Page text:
To Vorotnikov and his wife, aesthetics and diplomacy have long ceased being a part of the discussion.
The newspaper interviews two industrial designers—both of whom place value on the aesthetics of more “invisible” technologies.
We often talk about religion in terms of commitment and ideology, but the aesthetics and experience matter, too.
1798, from German Ästhetisch or French esthétique, both from Greek aisthetikos "sensitive, perceptive," from aisthanesthai "to perceive (by the senses or by the mind), to feel," from PIE *awis-dh-yo-, from root *au- "to perceive" (see audience).
Popularized in English by translation of Immanuel Kant, and used originally in the classically correct sense "the science which treats of the conditions of sensuous perception." Kant had tried to correct the term after Alexander Baumgarten had taken it in German to mean "criticism of taste" (1750s), but Baumgarten's sense attained popularity in English c.1830s (despite scholarly resistance) and removed the word from any philosophical base. Walter Pater used it (1868) to describe the late 19c. movement that advocated "art for art's sake," which further blurred the sense. As an adjective by 1803. Related: Aesthetically.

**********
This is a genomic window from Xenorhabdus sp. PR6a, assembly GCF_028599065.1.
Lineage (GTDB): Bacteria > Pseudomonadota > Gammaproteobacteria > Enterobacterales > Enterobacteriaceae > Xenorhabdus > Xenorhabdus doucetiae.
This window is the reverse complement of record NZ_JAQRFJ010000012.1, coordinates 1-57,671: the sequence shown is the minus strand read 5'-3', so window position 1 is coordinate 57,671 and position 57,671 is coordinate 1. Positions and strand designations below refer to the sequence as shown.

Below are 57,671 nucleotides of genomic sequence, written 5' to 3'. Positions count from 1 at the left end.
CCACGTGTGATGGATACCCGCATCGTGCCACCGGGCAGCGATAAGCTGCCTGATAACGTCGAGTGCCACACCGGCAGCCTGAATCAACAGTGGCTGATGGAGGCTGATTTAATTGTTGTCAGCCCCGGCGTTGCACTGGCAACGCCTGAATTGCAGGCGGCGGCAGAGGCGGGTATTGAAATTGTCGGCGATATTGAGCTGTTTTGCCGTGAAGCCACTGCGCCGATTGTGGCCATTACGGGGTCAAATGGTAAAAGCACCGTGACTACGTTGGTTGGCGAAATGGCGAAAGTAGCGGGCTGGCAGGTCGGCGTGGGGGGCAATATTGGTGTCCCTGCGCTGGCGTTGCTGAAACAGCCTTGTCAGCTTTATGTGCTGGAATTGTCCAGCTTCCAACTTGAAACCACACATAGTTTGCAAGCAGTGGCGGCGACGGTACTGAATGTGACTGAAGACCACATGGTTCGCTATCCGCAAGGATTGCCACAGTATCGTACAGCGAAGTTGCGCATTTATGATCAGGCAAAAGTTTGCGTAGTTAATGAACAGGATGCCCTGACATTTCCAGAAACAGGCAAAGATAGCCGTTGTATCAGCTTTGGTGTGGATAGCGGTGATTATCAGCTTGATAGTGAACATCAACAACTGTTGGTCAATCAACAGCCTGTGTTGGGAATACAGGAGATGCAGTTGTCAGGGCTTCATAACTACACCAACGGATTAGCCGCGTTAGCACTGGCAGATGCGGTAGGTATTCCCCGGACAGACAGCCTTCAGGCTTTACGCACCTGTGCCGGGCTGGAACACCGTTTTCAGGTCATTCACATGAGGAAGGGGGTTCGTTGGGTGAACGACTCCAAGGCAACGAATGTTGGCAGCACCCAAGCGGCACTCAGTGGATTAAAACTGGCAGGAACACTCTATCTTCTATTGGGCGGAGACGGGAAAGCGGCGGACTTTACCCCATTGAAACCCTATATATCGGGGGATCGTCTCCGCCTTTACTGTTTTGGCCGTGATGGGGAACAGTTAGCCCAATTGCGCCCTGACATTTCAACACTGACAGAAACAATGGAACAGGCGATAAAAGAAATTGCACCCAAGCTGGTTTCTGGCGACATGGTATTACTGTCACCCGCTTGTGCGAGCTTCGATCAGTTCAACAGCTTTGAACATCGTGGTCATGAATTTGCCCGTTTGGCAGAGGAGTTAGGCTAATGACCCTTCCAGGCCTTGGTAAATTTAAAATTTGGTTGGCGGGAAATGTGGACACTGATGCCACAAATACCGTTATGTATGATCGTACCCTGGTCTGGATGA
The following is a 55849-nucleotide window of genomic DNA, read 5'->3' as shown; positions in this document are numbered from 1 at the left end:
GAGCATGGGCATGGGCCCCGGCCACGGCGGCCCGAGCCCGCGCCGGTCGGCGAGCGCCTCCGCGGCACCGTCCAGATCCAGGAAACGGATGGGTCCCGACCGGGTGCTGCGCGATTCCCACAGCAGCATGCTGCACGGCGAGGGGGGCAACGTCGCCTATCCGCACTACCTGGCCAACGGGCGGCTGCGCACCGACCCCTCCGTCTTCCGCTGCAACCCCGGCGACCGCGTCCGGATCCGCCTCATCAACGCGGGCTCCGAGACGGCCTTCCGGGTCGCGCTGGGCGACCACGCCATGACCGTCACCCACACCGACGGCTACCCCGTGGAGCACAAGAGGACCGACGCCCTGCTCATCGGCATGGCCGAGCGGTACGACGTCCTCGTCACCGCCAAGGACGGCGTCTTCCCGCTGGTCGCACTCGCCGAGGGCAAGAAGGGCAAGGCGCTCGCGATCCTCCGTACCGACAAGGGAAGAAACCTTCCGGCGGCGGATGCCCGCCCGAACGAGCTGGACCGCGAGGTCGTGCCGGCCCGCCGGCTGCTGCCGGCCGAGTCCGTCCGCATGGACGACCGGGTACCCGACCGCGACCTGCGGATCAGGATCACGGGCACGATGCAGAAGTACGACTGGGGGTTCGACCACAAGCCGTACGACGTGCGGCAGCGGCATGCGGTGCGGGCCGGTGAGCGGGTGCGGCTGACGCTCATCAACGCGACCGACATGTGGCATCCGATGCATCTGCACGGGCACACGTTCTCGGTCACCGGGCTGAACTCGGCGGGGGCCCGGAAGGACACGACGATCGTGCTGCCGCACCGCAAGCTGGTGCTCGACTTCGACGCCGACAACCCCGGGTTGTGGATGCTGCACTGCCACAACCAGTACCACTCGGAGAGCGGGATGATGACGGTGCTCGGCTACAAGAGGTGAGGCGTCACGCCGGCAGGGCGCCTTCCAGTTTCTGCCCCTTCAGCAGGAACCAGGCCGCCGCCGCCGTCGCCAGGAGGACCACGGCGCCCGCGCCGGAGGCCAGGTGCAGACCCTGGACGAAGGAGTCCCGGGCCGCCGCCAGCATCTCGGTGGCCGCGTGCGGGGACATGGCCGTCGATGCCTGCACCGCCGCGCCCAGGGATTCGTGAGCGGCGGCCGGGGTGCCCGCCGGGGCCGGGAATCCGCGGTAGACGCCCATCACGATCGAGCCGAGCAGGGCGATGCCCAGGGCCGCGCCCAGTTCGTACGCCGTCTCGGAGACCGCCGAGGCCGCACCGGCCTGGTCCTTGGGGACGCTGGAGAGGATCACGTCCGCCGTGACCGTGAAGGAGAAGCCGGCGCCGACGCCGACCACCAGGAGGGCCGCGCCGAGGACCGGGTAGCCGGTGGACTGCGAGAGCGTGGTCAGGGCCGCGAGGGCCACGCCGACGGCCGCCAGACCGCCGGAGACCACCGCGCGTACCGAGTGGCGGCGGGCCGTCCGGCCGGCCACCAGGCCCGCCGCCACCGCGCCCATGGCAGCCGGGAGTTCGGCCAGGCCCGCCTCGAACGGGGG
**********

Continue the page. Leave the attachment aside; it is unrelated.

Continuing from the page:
aesthetics aes·thet·ics or es·thet·ics (ěs-thět'ĭks)
The study of psychological aspects of beauty, especially with the components thereof as they relate to appearance.
aesthetic aes·thet·ic or es·thet·ic (ěs-thět'ĭk)
Relating to the sensations.
Relating to esthetics.
The branch of philosophy concerned with the nature of art and with judgments concerning beauty. “What is art?” and “What do we mean when we say something is beautiful?” are two questions often asked by aestheticians.
Note: The term aesthete is sometimes used negatively to describe someone whose pursuit of beauty is excessive or appears phony.